The wonder toy that’s supposed to help kids focus is now getting banned from schools for being too distracting.

The wildly popular fidget spinners, or ball-bearing mechanical gadgets that spin in your hand to help relieve stress, anxiety, ADD, and ADHD, are driving teachers crazy for disrupting classes.

“I hate fidget spinners,” Long Island fourth-grade teacher Mike Murphy told Moneyish. “Instead of using them to keep focused, students divert all of their attention to the spinner, and don’t pay attention to anything else.”

Murphy’s school, which he asked to keep anonymous, also just banned the fidget spinners. “Kids were breaking them and playing with the parts, trading them and then wanting to trade back, and stealing them from peers,” he said.

Educators also complain that the spinners make learning even more difficult for the very kids these are supposed to help the most.

“I work in an alternative high school with lots of kids with ADD and ADHD, and the spinners give them something to focus on which takes all of their attention away from the lesson and learning. They are the worst,” Jeff Bernstein from the Village School of Great Neck in New York told Moneyish. “Spinners might help them focus on their own thinking, but learning in a classroom is a process between, at a minimum, teacher and student.”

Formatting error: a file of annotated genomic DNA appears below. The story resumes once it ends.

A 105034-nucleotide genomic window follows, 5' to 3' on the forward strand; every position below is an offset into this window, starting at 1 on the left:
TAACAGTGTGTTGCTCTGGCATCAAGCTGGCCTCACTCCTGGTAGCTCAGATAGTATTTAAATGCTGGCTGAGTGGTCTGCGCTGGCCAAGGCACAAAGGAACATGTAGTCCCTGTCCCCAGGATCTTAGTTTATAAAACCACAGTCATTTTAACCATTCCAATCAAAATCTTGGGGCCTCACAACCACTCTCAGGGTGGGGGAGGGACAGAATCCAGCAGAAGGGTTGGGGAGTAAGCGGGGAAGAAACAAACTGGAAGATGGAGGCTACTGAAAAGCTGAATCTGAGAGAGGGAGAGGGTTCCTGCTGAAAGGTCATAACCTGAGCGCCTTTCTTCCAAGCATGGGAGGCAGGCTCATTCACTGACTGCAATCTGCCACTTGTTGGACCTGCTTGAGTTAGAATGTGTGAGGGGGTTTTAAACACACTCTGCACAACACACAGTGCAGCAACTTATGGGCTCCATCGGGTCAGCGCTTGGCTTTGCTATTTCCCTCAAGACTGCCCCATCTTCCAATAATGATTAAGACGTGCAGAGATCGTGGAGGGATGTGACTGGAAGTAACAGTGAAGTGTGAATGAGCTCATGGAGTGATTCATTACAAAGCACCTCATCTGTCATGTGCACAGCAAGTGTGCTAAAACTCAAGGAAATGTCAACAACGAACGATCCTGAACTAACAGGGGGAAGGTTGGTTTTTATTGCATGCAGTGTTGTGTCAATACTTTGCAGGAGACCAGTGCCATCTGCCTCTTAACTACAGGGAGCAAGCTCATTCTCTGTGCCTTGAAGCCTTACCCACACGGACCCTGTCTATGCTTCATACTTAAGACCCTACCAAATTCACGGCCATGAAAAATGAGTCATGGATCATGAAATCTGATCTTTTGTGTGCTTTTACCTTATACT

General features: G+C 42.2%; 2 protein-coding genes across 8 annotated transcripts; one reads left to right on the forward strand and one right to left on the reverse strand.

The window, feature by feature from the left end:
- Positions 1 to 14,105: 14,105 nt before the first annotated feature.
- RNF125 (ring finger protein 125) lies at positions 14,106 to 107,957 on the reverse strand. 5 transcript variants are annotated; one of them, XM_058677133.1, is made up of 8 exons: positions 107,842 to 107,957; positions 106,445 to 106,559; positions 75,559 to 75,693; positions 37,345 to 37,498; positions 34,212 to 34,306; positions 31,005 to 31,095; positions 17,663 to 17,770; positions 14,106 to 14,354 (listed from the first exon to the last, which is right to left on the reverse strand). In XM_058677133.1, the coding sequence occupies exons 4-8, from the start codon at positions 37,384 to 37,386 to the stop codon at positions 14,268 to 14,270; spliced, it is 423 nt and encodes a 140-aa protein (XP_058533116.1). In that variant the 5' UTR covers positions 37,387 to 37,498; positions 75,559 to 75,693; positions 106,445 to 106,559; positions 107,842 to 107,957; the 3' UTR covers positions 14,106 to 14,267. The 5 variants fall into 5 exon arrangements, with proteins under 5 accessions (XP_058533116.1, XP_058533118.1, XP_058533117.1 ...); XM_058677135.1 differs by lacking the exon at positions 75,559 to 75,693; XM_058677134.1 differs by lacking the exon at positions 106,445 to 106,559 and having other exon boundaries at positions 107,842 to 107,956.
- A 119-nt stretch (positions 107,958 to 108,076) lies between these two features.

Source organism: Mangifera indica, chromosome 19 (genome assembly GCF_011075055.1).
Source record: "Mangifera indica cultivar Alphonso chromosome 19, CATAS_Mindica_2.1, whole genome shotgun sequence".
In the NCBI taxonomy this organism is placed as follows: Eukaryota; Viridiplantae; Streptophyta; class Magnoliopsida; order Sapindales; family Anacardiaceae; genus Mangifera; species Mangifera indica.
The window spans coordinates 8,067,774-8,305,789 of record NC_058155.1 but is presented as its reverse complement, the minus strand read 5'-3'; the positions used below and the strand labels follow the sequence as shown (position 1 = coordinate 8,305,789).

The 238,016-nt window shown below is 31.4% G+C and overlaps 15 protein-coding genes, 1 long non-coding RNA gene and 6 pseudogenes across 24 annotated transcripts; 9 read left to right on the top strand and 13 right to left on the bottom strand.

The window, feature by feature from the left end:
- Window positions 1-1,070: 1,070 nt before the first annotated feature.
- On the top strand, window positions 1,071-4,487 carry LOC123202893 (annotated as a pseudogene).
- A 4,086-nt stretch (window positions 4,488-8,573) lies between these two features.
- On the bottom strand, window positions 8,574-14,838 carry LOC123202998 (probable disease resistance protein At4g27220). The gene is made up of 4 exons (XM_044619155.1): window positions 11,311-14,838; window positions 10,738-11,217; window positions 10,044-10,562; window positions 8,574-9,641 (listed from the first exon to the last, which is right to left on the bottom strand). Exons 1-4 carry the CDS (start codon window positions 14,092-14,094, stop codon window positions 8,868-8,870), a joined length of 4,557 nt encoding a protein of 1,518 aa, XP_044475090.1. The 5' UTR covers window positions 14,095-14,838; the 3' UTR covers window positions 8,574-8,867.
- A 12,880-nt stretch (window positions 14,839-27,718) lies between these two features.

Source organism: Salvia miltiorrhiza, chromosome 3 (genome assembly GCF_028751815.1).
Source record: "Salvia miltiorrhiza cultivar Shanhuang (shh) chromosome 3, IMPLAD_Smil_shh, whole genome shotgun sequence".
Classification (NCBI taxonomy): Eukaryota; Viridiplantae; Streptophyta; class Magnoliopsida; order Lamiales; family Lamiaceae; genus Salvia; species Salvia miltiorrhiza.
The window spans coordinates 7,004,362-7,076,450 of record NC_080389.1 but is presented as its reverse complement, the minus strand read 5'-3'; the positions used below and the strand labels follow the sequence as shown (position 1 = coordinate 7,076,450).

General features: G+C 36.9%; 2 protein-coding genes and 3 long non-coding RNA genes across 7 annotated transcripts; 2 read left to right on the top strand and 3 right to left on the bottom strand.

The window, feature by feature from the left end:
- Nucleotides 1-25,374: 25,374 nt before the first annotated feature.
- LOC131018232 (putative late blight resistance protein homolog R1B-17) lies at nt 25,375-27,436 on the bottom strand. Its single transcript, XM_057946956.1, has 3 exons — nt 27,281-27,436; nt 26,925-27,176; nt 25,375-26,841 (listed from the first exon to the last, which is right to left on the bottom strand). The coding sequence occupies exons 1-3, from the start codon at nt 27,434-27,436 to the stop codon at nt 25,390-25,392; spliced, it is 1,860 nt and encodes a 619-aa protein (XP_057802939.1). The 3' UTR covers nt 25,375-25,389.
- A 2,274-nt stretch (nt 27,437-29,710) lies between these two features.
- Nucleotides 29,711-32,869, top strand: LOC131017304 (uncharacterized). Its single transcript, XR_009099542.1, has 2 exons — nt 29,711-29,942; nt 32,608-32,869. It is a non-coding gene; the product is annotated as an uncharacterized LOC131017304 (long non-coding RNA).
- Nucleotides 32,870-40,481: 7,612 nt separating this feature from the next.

Frustrated educators are also griping about the palm-sized plastic and metal spinners under the hashtag #teacherproblems on social media.

Now Brooklyn intermediate school M.S. 442 has posted a notice warning parents that the toys are now banned for fear injuries from kids throwing the whirling dervishes between classes.

“Although seemingly harmless, these items are being taken out during class causing a distraction to students and staff,” it read. “They are also being thrown around during transition in the hallways to and from class and in the cafeteria and at recess. They are small in size, but can seriously hurt someone.”

But students on the autism spectrum or diagnosed with ADD or anxiety will still be allowed to use fidget spinners – if they are provided by the school for therapeutic purposes. “If your child has a sensory issue and needs a fidget, we have them on hand,” the school added.

M.S. 442 joins Queens elementary school P.S. 122 and the Bronx’s P.S. 196 in banning Fidget Spinners, DNAinfo New York reports.

Chicago schools also aren’t crazy about the playground craze. “Frankly, we’ve found the fidgets were having the opposite effect of what they advertise,” one principal told the Chicago Tribune. “Kids are trading them or spinning them instead of writing.”

Some Connecticut, Florida, Indiana, Massachusetts and U.K. schools are also banning the toys, which currently dominate almost every spot on Amazon’s Top 20 best-selling toys and games list.